McCain starts with something most voters are willing to give him credit for: the surge, 'telling the truth' on offshore drilling, and then goes off into deranged grandpa land. Obama's biggest weakness is being seeing as a cloistered elitist who doesn't care about the common voter. Against an opponent who plays to type his change message and oratory of hope trumps. But McCain doesn't play to type, he can neutralize what Obama used to beat the establishment Clinton. Clinton came back when she played tough. McCain is tough. He is also experienced and can speak truth to power. If Obama loses, and I still don't think it is a likely possibility, it will be because McCain defines him as the professor who can measure a quark but can't change a light bulb. Which is a real shame because McCain is begging to be labeled as deranged old grandpa McCain who sometimes gets it right in between his bouts of senility.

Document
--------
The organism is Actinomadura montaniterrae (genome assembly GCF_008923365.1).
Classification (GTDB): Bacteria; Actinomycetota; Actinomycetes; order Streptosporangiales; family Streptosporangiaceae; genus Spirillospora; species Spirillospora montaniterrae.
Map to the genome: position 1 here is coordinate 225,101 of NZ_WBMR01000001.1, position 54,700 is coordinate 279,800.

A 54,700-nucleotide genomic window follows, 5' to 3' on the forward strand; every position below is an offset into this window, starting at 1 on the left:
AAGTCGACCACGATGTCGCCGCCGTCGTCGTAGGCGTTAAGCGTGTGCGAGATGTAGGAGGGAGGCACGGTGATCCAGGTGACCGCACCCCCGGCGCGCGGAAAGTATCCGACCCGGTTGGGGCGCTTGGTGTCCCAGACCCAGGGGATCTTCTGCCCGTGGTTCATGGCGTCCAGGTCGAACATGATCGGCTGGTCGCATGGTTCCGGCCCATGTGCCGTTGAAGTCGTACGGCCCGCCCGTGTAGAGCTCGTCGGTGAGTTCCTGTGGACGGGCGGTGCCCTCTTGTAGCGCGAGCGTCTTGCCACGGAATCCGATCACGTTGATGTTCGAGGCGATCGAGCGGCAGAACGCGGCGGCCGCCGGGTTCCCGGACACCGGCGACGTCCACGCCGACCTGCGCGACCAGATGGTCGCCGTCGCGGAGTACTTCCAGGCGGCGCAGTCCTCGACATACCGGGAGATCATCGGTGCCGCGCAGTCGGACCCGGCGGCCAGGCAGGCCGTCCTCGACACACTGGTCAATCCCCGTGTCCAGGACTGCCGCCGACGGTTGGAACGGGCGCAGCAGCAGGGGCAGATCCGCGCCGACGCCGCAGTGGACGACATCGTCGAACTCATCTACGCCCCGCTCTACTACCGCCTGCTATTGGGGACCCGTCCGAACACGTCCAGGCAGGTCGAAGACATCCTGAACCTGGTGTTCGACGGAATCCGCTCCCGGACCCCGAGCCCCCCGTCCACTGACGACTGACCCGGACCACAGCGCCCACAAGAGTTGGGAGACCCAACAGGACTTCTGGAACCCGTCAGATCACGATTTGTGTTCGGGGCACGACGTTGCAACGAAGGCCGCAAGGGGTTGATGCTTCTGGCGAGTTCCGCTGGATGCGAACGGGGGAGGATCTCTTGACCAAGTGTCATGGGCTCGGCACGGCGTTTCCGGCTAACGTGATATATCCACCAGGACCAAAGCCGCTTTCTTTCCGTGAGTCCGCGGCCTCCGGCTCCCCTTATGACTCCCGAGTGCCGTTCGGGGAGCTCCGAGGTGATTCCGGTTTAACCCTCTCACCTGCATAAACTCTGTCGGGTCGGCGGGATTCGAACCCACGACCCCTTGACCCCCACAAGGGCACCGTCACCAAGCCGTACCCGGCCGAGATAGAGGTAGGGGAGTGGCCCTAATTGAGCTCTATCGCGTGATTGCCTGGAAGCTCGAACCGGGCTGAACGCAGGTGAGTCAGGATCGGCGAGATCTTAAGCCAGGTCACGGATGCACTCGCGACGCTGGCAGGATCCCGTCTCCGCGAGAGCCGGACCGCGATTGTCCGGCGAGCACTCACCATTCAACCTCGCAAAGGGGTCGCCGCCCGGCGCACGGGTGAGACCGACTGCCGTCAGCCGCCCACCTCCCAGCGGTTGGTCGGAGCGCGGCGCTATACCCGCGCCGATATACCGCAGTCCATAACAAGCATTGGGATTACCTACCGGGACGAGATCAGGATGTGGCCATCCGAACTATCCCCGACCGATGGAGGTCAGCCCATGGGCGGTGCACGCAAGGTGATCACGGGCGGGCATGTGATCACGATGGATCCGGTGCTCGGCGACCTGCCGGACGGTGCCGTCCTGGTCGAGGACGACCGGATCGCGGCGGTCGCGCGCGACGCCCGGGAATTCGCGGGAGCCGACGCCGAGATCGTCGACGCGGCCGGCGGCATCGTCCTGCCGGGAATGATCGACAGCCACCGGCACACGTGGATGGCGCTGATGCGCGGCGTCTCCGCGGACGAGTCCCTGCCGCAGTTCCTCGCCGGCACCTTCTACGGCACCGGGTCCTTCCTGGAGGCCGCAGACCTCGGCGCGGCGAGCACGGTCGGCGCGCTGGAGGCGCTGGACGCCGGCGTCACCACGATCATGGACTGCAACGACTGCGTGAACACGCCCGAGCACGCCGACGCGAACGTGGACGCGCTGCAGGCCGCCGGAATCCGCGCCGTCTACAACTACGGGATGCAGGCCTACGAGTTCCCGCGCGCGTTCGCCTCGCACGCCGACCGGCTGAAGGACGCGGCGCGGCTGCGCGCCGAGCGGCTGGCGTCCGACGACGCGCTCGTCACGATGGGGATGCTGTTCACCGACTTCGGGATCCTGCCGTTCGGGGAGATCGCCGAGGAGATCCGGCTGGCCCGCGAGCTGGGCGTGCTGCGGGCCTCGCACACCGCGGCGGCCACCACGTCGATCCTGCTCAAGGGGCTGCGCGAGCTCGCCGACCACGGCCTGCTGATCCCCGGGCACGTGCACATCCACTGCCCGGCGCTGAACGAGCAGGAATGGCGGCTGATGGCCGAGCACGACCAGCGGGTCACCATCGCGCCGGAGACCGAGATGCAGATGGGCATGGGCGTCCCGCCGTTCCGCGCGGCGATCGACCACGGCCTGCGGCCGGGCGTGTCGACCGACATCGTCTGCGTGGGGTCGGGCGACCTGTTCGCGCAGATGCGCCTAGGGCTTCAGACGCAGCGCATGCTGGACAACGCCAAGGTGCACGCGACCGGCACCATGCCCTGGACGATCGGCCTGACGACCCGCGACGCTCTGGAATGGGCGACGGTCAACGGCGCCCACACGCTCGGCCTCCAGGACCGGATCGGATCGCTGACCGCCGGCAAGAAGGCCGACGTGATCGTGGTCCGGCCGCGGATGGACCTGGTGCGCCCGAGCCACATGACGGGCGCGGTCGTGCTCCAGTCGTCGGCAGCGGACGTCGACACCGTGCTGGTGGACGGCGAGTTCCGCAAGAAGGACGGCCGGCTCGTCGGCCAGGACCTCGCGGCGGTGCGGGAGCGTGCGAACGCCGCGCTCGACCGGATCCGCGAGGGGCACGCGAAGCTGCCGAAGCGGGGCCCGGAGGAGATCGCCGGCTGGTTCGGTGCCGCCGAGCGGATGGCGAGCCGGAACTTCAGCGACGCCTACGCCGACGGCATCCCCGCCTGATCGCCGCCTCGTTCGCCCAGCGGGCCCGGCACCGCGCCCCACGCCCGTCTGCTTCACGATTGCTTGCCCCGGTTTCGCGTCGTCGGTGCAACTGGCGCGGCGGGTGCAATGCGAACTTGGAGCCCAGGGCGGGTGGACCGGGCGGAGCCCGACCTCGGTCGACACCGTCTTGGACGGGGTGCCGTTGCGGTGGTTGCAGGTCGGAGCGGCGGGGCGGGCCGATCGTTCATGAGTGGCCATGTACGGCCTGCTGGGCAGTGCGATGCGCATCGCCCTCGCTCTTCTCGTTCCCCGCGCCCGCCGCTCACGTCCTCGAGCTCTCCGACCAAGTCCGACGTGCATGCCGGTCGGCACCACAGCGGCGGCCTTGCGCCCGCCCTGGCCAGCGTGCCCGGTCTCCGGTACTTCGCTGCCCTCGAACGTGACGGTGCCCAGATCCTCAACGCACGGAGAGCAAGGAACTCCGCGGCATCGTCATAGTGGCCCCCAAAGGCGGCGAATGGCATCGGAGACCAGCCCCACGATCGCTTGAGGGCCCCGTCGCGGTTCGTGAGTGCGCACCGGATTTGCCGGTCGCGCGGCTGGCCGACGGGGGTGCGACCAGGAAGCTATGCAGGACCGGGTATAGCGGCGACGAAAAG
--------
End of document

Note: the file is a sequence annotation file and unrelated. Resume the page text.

Posted by: muD | June 24, 2008 1:41 PM | Report abuse

Isn't this really moot point. An attack before November seems highly unlikely. Aren't all the terrorist organizations supporting Baby Obama?

Posted by: Chief | June 24, 2008 1:39 PM | Report abuse

You don't appreciate a metaphor? "You don't bring a knife to a gunfight " is a very old saying and means you understand what you have gotten yourself into. It was meant to put Mccain and his people on notice and I think it did the job. Mccain like to portray Obama as weak, Obama was making a point he knows hpw to play the game also.

++++++++
Doesn't Obama's gun comment deserve to be investigated?

In the Chicago Tribune: June 23 2008
Obama made an outrageous statement: